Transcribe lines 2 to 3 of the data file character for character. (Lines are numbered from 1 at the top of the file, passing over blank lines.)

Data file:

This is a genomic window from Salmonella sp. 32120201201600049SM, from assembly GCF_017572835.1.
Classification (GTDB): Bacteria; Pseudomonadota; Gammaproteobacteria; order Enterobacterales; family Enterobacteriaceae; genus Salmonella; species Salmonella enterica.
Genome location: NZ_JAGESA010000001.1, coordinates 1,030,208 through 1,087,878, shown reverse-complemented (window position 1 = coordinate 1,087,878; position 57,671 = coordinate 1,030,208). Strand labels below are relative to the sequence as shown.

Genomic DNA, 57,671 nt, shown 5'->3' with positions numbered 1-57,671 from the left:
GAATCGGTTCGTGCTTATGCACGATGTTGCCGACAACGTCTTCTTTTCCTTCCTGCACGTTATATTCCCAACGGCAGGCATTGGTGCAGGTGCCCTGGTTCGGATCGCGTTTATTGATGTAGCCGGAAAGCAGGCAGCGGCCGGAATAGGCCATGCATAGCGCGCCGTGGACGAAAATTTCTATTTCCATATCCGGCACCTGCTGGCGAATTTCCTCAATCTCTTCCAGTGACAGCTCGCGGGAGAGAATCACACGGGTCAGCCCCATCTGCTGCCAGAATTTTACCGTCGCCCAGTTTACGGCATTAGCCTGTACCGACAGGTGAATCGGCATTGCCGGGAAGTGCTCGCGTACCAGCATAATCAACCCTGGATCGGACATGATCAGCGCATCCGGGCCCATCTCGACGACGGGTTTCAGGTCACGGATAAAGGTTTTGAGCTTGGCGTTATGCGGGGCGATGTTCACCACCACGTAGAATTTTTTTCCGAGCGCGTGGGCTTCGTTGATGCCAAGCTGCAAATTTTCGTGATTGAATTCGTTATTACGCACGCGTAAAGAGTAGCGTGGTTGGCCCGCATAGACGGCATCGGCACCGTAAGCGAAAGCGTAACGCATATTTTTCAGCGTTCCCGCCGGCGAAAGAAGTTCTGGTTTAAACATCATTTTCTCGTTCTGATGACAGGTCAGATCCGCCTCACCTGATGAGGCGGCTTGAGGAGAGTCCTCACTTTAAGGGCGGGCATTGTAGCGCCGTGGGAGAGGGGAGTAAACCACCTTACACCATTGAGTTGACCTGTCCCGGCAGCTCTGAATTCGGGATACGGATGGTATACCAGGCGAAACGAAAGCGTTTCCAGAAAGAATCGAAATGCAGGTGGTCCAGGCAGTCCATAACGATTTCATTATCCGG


Classification (GTDB): Bacteria; Pseudomonadota; Gammaproteobacteria; order Enterobacterales; family Enterobacteriaceae; genus Salmonella; species Salmonella enterica.
Genome location: NZ_JAGESA010000001.1, coordinates 1,030,208 through 1,087,878, shown reverse-complemented (window position 1 = coordinate 1,087,878; position 57,671 = coordinate 1,030,208). Strand labels below are relative to the sequence as shown.